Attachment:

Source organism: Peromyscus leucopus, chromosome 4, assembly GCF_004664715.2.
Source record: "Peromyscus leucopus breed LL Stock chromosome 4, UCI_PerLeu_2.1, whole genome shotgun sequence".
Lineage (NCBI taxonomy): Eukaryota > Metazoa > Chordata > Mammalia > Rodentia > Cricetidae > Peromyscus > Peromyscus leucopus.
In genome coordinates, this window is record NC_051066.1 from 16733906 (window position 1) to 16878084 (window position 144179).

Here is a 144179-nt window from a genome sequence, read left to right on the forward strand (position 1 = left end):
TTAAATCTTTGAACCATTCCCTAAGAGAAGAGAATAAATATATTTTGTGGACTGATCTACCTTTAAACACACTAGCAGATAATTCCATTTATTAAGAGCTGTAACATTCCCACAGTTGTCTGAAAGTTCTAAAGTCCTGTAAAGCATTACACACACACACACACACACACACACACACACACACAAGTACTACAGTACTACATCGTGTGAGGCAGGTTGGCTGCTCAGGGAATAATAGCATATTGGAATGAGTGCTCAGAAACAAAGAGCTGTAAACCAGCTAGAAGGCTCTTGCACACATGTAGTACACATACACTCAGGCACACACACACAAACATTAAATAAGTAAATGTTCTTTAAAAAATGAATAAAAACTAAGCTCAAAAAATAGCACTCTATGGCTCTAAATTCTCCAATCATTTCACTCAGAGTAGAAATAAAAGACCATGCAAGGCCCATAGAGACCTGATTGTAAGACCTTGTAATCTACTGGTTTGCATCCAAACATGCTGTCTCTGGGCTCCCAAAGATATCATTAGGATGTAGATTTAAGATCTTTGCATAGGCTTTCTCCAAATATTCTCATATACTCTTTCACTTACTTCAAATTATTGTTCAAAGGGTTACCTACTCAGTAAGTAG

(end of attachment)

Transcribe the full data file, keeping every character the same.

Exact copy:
Source organism: Peromyscus leucopus, chromosome 4, assembly GCF_004664715.2.
Source record: "Peromyscus leucopus breed LL Stock chromosome 4, UCI_PerLeu_2.1, whole genome shotgun sequence".
Lineage (NCBI taxonomy): Eukaryota > Metazoa > Chordata > Mammalia > Rodentia > Cricetidae > Peromyscus > Peromyscus leucopus.
In genome coordinates, this window is record NC_051066.1 from 16733906 (window position 1) to 16878084 (window position 144179).

Here is a 144179-nt window from a genome sequence, read left to right on the forward strand (position 1 = left end):
TTAAATCTTTGAACCATTCCCTAAGAGAAGAGAATAAATATATTTTGTGGACTGATCTACCTTTAAACACACTAGCAGATAATTCCATTTATTAAGAGCTGTAACATTCCCACAGTTGTCTGAAAGTTCTAAAGTCCTGTAAAGCATTACACACACACACACACACACACACACACACACACACAAGTACTACAGTACTACATCGTGTGAGGCAGGTTGGCTGCTCAGGGAATAATAGCATATTGGAATGAGTGCTCAGAAACAAAGAGCTGTAAACCAGCTAGAAGGCTCTTGCACACATGTAGTACACATACACTCAGGCACACACACACAAACATTAAATAAGTAAATGTTCTTTAAAAAATGAATAAAAACTAAGCTCAAAAAATAGCACTCTATGGCTCTAAATTCTCCAATCATTTCACTCAGAGTAGAAATAAAAGACCATGCAAGGCCCATAGAGACCTGATTGTAAGACCTTGTAATCTACTGGTTTGCATCCAAACATGCTGTCTCTGGGCTCCCAAAGATATCATTAGGATGTAGATTTAAGATCTTTGCATAGGCTTTCTCCAAATATTCTCATATACTCTTTCACTTACTTCAAATTATTGTTCAAAGGGTTACCTACTCAGTAAGTAG